Qantas has firmed options on six additional Boeing 787-9s and announced that it will retire its 747 fleet by 2020.

Once delivered, the new jets will take its 787 fleet to 14 units, which will feature a common 236 seat configuration and will be powered by General Electric GEnx engines.

Qantas has four 787s in service, with four more due for delivery by the end of the year. The new batch will then be delivered from late 2019 to mid-to-late 2020.

The arrival of those jets will facilitate the retirement of its remaining 747-400s, the youngest of which will be 17 years old by 2020.

Flight Fleets Analyzer shows that the carrier has four 747-400s and six -400ERs in service, the oldest of which is 25 years old.

“Over the years, each new version of the 747 allowed Qantas to fly further and improve what we offered passengers. The Dreamliners are now doing the same thing,” says chief executive Alan Joyce.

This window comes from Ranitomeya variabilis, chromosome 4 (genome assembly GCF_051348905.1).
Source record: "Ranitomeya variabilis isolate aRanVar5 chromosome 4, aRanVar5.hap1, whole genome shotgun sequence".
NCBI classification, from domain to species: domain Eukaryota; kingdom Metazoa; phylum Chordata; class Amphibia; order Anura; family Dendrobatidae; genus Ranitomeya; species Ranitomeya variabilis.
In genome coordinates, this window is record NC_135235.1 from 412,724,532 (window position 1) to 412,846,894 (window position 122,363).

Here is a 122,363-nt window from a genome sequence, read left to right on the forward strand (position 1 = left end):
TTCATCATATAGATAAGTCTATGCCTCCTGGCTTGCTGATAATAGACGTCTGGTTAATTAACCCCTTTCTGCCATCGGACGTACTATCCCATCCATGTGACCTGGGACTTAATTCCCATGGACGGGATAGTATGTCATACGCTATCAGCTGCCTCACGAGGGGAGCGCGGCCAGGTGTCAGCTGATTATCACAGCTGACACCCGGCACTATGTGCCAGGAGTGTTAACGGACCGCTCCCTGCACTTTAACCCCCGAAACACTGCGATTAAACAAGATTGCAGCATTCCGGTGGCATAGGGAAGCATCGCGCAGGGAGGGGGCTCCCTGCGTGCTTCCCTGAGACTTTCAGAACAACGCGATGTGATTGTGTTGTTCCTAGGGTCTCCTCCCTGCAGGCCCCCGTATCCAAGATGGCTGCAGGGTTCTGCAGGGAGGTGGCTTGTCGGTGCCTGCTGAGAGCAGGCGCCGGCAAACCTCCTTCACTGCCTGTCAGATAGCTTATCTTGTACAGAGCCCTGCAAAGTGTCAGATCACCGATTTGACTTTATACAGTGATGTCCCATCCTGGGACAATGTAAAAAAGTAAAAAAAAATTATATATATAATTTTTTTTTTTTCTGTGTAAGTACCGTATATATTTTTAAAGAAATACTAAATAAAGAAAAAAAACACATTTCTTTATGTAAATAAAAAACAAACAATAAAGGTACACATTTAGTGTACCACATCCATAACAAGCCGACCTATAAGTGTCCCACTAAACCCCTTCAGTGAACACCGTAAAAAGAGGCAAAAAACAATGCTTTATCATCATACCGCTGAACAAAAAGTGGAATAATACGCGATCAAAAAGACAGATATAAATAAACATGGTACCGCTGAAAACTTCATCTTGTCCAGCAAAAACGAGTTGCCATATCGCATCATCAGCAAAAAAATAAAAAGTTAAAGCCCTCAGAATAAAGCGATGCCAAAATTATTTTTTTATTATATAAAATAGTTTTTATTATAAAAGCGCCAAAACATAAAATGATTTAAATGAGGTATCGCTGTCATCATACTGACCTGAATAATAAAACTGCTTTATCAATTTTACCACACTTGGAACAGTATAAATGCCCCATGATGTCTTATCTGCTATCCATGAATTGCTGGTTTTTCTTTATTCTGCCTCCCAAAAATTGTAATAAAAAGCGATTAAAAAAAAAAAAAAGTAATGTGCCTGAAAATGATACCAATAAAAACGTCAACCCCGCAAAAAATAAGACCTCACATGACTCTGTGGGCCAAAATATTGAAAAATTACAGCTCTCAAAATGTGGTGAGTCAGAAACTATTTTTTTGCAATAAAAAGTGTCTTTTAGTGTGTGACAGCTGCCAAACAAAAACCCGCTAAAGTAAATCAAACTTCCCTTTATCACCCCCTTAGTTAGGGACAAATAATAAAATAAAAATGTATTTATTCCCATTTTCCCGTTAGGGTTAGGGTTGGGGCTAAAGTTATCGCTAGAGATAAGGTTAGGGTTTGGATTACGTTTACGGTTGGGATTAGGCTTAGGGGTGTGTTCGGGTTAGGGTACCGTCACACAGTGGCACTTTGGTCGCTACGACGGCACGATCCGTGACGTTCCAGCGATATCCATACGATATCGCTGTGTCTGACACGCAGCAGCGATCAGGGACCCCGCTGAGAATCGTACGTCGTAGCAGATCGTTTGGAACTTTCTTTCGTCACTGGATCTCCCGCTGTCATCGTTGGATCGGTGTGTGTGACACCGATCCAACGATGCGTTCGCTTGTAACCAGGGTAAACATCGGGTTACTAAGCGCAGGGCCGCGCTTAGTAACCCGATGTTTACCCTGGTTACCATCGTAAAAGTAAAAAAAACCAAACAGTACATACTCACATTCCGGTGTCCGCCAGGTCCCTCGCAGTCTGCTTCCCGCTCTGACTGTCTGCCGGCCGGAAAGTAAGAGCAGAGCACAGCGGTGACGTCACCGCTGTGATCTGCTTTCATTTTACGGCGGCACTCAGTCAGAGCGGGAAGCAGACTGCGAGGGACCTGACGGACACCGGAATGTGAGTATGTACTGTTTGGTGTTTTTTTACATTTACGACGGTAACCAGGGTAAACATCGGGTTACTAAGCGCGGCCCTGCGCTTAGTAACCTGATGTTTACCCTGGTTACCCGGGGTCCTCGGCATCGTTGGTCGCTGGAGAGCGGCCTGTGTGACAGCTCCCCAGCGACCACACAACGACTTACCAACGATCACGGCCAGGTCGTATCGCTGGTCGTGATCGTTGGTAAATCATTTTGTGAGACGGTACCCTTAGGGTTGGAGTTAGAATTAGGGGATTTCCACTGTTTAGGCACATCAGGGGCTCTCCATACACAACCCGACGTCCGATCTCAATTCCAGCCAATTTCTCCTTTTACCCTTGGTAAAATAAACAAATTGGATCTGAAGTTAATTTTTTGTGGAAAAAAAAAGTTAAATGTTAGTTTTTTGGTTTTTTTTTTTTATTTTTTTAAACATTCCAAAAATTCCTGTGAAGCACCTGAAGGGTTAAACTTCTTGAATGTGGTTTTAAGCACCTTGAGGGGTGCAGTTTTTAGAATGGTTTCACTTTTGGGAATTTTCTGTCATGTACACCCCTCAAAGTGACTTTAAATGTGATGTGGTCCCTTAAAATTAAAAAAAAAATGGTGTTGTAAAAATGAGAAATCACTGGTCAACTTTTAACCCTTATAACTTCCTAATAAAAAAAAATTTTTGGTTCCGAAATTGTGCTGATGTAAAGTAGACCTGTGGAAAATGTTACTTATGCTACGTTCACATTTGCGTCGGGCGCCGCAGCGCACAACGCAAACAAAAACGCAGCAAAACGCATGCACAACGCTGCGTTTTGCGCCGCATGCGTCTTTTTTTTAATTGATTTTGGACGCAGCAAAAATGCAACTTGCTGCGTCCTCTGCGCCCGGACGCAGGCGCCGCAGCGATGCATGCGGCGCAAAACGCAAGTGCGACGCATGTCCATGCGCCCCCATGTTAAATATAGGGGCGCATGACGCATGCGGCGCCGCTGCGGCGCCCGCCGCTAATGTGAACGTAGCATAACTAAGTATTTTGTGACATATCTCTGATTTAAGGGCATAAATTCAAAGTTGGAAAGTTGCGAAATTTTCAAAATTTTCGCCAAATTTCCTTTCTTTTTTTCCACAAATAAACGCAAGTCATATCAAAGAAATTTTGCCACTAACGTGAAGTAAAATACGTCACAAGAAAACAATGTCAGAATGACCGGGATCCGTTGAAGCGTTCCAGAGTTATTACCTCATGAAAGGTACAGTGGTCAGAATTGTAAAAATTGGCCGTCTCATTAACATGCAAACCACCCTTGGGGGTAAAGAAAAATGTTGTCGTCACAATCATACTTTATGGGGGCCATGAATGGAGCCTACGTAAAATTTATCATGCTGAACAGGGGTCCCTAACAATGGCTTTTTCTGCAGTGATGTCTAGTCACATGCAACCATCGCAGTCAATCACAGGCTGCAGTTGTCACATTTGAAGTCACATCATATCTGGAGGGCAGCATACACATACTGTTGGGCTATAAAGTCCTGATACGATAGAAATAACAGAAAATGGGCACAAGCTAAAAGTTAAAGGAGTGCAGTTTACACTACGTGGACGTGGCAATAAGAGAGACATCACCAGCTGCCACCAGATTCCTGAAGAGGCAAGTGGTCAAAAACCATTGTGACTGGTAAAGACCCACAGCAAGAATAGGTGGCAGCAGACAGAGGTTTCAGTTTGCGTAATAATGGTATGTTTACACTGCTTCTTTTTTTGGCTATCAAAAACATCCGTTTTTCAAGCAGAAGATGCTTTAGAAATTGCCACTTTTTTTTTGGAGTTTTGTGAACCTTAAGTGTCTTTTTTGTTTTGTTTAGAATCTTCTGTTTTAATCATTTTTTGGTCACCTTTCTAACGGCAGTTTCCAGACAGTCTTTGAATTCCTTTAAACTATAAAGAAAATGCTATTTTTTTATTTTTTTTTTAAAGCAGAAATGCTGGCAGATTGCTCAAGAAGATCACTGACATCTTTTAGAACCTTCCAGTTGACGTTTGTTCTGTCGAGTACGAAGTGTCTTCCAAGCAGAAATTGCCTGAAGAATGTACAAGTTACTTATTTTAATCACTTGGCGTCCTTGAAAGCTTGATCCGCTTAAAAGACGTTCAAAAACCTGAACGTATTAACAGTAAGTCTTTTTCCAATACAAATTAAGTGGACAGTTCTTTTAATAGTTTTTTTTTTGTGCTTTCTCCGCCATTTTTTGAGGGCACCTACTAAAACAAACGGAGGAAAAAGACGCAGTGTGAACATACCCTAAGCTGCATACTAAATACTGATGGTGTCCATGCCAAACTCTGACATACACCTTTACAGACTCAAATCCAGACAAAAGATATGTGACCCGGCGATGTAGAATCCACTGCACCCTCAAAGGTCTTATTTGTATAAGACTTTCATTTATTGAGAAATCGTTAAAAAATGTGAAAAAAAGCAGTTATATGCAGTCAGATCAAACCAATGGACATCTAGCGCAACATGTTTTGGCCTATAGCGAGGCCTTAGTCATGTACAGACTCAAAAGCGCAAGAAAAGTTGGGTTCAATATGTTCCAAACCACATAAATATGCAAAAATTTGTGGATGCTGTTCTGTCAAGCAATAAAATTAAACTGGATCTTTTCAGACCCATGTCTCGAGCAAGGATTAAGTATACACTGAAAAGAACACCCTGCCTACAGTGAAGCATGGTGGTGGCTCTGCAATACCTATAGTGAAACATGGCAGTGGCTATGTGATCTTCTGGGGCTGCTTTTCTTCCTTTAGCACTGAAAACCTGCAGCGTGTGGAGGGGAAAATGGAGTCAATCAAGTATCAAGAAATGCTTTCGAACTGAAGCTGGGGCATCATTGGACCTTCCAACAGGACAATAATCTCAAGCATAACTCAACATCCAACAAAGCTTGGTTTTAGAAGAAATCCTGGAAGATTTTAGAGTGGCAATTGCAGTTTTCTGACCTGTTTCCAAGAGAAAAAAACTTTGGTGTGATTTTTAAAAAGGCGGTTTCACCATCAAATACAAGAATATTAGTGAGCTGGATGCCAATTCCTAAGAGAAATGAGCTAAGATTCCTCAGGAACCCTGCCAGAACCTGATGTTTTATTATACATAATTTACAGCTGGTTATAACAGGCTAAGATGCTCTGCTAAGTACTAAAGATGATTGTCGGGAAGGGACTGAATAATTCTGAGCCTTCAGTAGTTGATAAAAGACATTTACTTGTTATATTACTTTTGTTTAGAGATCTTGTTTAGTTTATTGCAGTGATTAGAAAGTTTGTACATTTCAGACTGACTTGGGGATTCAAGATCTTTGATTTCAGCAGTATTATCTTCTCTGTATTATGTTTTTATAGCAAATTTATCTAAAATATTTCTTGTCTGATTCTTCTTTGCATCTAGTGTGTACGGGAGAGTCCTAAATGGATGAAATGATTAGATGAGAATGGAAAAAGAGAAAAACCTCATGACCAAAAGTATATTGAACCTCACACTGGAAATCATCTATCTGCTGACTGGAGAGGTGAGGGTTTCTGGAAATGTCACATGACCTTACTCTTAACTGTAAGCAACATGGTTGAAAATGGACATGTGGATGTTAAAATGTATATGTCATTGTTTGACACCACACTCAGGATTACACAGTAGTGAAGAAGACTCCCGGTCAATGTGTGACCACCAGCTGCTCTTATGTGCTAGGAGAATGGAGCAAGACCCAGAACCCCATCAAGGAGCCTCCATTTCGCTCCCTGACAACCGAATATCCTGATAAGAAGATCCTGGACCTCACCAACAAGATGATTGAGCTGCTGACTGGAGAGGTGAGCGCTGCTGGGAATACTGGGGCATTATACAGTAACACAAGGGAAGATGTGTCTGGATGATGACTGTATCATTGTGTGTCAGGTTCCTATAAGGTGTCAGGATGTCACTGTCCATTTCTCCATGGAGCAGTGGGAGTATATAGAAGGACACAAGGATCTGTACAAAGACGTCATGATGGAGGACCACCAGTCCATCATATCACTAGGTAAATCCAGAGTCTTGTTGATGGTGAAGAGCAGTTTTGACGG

“The 787 has better economics and a longer range, and it’s already opened up new routes like Perth to London. With a larger fleet of Dreamliners, we’ll be looking at destinations in the Americas, Asia, South Africa and Europe.”

Qantas is also advancing with its ‘Project Sunrise’ project, which is expected to see it place an order for Airbus A350-900ULRs or Boeing 777-8s to allow it to operate nonstop flights from Australia’s east coast to Europe and the US west coast.

The airline has previously said that it plans to place an order in 2019, allowing for delivery of the aircraft around 2023.

Source: Cirium Dashboard